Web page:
afternoon and early evening hours in the upper river and the canyons.

The Northeast Corner of the park,
Slough Creek, Lamar and Soda Butte Creek, are
still producing well. Look for the crowds to subside as the fish get even more difficult to
catch. They have pretty well been beat to death by flies for the last six weeks or so. We
have received some good reports from customers fishing these streams but look for the
action to slow down to a crawl. We recommend the upper sections of the Soda Butte
and Lamar River for those wanting to stick with the area. There are plenty of cutts
willing to play as far upstream as you care to fish either of these two streams. Slough
Creek has seen its share of anglers but the upper meadows is still a good bet for those
willing to put forth the effort to go there. The action will come to a halt soon.  

We finally have a report from the
Snake River and have set up some other anglers
heading into the back country on the river.  One group of our customers caught plenty
of fish during a recent three day trip up the Snake. Still no reports from the
Lewis
River
but the Lewis River channel should be a hot ticket from pre-spawn browns
moving out of the lake.

All of the
small brook trout streams are still continuing to produce. The brookies are
beginning to spawn and unlike what many think, will become difficult to catch. They will
feed heavily up until they move on their redds but the females will soon ignore your flies
unless they think they are eating their eggs. Fooling them isn't as easy as many think.
This includes those of the upper Gibbon River, headwaters of the Gardner River, and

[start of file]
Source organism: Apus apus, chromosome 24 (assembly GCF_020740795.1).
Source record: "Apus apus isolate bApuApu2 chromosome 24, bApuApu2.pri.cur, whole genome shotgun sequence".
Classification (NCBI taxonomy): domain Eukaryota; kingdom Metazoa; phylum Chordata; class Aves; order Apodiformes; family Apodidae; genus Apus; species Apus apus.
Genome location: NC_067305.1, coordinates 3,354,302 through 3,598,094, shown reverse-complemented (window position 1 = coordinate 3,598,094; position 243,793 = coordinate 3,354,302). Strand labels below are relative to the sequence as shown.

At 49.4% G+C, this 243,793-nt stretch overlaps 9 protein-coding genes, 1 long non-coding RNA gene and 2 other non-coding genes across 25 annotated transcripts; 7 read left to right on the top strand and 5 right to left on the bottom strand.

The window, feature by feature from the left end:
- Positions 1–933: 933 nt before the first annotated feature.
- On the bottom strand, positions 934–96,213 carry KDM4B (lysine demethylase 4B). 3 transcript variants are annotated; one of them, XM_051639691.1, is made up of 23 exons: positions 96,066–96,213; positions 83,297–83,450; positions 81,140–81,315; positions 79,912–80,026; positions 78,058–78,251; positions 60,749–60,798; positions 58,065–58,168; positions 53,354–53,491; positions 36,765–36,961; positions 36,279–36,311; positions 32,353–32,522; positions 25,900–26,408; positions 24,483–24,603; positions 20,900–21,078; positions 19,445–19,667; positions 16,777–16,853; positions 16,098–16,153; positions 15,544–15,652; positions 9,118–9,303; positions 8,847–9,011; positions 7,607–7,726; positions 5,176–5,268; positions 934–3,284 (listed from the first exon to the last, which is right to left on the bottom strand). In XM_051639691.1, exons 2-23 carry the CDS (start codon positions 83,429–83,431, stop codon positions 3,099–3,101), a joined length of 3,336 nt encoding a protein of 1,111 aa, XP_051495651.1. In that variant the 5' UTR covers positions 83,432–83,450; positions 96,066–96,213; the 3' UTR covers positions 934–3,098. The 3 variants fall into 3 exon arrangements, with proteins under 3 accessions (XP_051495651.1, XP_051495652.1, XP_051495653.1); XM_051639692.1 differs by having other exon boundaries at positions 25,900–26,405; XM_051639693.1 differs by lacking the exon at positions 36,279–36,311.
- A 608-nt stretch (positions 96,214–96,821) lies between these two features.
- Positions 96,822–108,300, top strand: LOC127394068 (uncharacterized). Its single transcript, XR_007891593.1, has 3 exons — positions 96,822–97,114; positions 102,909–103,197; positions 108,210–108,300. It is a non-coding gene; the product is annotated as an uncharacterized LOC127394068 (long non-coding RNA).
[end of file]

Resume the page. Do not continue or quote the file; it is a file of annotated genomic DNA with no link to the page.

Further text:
Straight, Fawn, Indian, Panther, Obsidian, Winter and Glenn Creeks.  Lava Creek,
Blacktail Deer Creek, and Tower Creeks. The
Middle River is always good at this time
of the season. It is probably the most overlooked fine, fly fishing opportunity in the park.

We finally have two reports from the Cascade Corner -
Bechler and Fall Rivers. Both
crews fished the Bechler Meadows and one group reported excellent fishing and some
very nice catches, and one reported it a complete flop. My guess is the flop came from
anglers that don't know how to fish the smooth flowing type water found in the
meadows.  We still have some customers that have planed trips into that section of the
park and they better get it done soon. The weather will change and change fast. The
Fall River always produces good during September but we don't have any reports on it.

Unlike the generic fly shop trout flies, we have specific imitations of all the insects in
Yellowstone National Park and in all stages of life that is applicable to fishing. If you
want to fish better, more realistic trout flies, have a much higher degree of success, give
us a call.  We not only will help you with selections, you will learn why, after trying
Perfect Flies, 92% of the thousands of our custom will use nothing else.
1-800-594-4726
Copyright 2013 James Marsh
Options For Selecting Flies:

1. Email us at  
sales@perfectflystore.com with the
dates you will be fishing Yellowstone
Country and we will send you a list of
our fly suggestions. Please allow up to
24 hours for a response.

2. Call us at 800-594-4726 and we will
help you decide which flies you need.

3. Call or email us with a budget for
flies and we will select them and get
them to you in time for your trip.